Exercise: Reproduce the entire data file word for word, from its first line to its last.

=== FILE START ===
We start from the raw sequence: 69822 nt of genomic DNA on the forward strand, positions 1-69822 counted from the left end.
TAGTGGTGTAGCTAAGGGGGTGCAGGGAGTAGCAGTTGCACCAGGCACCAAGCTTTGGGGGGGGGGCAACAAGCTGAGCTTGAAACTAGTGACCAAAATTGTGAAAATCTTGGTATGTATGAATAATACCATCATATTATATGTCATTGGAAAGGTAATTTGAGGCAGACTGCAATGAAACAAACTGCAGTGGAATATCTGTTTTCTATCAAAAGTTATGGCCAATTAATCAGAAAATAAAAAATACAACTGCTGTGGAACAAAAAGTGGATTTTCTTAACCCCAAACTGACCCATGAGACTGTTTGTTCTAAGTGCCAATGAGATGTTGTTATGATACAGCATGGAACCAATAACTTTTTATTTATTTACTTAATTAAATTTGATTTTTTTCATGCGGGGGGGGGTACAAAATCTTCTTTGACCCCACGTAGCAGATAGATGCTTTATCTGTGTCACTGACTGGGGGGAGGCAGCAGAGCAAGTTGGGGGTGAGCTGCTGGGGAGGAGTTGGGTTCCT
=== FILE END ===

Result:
We start from the raw sequence: 69822 nt of genomic DNA on the forward strand, positions 1-69822 counted from the left end.
TAGTGGTGTAGCTAAGGGGGTGCAGGGAGTAGCAGTTGCACCAGGCACCAAGCTTTGGGGGGGGGGCAACAAGCTGAGCTTGAAACTAGTGACCAAAATTGTGAAAATCTTGGTATGTATGAATAATACCATCATATTATATGTCATTGGAAAGGTAATTTGAGGCAGACTGCAATGAAACAAACTGCAGTGGAATATCTGTTTTCTATCAAAAGTTATGGCCAATTAATCAGAAAATAAAAAATACAACTGCTGTGGAACAAAAAGTGGATTTTCTTAACCCCAAACTGACCCATGAGACTGTTTGTTCTAAGTGCCAATGAGATGTTGTTATGATACAGCATGGAACCAATAACTTTTTATTTATTTACTTAATTAAATTTGATTTTTTTCATGCGGGGGGGGGTACAAAATCTTCTTTGACCCCACGTAGCAGATAGATGCTTTATCTGTGTCACTGACTGGGGGGAGGCAGCAGAGCAAGTTGGGGGTGAGCTGCTGGGGAGGAGTTGGGTTCCT